By Wayne Snyder, VP Retail Industry EMEA, Blue Yonder
As we come through the immediacy of the COVID crisis, we’re now faced without next urgent challenge: climate change, evidenced by mass flooding and heatwaves globally in recent weeks. The OECD estimates that global supply chain trade makes up 70% of the global economy, and as such, we have a responsibility to turn the supply chain green, and make sustainability a priority in the remainder of 2021 and into 2022.
Beyond it being our fundamental responsibility as global citizens, sustainability is something consumers are increasingly looking for. So, who’s succeeding in turning the supply chain green, and what do other retailers, manufacturers, and logistics providers need to know?:
Looking beyond the horizon with AI
Now more than ever before, forecast planning is proving challenging for many retailers, who have seen consumer behaviour fluctuate widely because of external forces. Technologies like AI can now adjust and optimise operations based not simply on the past but by understanding demand influences to create accurate future forecasts. This will help retailers understand risk and variability so that item-level decisions can be made. And it can generate synergies and efficiencies in-store, through storerooms, through to micro- and macro-warehouses.
We’ve recently worked with Morrisons to leverage an AI-infused planning solution to increase the shelf availability of 29,000 SKUs across 130 categories at its almost 500 stores. The key to putting customers at the heart of every decision is to ensure the products they want to buy in each store are available on the shelf when they shop. This required solving Morrisons’ two biggest challenges, understocking and overstocking, that were caused by manual ordering processes based more on historical practices and intuition than on scientific analysis of local customer behaviors.
Particularly within grocery where the delivery of fresh, good quality items has been imperative for grocers to build trust with consumers, leveraging smart technologies enable retailers and vendors to accurately predict sales is vital for the reduction of food waste.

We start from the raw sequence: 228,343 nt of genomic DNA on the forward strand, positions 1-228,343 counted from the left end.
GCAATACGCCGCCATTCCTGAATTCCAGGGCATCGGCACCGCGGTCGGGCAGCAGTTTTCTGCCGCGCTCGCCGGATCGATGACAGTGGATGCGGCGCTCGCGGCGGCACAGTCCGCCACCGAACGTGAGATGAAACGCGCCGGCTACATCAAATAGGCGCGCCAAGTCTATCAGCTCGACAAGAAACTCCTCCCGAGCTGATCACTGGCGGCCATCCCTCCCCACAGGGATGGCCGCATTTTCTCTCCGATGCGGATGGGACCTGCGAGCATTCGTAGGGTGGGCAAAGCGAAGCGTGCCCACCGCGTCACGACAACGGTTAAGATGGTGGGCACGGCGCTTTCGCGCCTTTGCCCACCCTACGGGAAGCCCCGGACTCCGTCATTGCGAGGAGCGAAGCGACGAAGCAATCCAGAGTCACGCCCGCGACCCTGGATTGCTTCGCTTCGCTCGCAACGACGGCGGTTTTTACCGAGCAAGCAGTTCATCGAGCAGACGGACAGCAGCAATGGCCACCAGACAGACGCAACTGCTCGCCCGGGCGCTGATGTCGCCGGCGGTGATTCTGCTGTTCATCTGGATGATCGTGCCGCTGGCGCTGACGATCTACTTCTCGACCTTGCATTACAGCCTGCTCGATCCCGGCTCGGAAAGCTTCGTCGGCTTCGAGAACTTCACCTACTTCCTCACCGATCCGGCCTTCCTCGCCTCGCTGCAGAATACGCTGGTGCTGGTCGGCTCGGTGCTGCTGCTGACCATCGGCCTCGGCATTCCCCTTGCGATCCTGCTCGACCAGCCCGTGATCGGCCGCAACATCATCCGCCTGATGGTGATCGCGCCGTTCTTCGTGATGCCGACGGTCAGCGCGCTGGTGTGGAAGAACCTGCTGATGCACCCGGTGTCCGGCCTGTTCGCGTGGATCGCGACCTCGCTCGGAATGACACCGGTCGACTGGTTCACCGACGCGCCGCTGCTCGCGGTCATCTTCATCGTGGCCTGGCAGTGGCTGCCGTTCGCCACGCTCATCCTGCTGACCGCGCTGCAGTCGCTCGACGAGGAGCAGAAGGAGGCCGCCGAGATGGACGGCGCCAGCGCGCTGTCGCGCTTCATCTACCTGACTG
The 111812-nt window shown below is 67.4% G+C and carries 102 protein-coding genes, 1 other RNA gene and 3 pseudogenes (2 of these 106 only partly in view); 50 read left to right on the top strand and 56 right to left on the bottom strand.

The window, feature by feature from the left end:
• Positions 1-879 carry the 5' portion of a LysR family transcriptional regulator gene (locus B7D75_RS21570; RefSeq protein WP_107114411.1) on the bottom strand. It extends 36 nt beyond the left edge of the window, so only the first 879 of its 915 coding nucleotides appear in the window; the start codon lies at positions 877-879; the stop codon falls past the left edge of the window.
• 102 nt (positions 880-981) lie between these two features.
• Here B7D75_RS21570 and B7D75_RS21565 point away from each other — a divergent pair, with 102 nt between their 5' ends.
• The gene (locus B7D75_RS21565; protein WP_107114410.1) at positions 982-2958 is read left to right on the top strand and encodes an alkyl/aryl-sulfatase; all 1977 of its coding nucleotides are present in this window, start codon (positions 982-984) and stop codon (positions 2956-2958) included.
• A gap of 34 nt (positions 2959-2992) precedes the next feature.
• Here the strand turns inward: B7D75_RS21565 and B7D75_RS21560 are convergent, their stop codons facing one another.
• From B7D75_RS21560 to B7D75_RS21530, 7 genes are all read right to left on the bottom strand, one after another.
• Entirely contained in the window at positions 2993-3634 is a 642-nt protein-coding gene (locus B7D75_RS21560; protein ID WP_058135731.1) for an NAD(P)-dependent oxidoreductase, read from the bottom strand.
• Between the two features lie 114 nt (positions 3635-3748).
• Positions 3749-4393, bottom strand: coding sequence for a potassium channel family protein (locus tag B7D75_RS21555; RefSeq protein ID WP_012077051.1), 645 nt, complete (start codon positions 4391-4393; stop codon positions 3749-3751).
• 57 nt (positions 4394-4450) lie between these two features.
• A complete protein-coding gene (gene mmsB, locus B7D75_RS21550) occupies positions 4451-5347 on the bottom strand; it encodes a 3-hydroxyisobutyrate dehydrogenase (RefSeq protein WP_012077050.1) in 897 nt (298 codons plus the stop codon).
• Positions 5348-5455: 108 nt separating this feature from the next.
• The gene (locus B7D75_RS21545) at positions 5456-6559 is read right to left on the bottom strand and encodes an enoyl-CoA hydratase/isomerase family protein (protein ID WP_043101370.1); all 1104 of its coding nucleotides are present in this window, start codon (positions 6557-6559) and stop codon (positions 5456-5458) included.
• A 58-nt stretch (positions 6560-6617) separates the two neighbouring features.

Making sustainable choices easy for customers
By teaching customers that sustainability can be achieved without disruption to customer experience in-store, we’ll continue to see improvements across key areas such as recycling and waste reduction, which I expect will bleed into the online ecommerce experience too.
The role of brick and mortar has changed, and as we look to more aggressively tackle climate change, it will be imperative that retailers continue the journey to more sustainable practices that don’t disrupt the experience, whether online or in-store. Grocers are taking on the plastic crisis head-on. One supermarket retailer has removed over one billion pieces of plastic from its stores since 2017 and is aiming to hit two billion by the end of 2022. The retailer has also started trialling the elimination of plastic in certain stores. As climate change continues to dominate the news, political, and societal agenda, I expect initiatives like this will become commonplace.
Elevating the last mile
With many consumers continuing to shop from home, speed of delivery remains a critical factor for brand experience and ultimately, customer loyalty. Questions are now being asked about the environmental impact of deliveries, and how waste and excess CO2 emissions can be reduced. A number of third-party logistics providers have taken this challenge to heart and announced their intention to drive a sustainable future with a 100% electric aircraft fleet.
As brands and logistics providers shift towards electric-led deliveries, they’ll be able to keep pace with consumer demand and provide the same level of delivery convenience across the last mile, without adverse impact to the planet.
Ultimately sustainability success for for retailers, manufacturers, and logistics providers will depend on their willingness to take up new ways of operating across the supply chain. And there is no hiding. As sustainability becomes the norm for supply chain providers, I look forward to seeing the innovative ways companies tackle the challenge across retail, manufacturing, and logistics.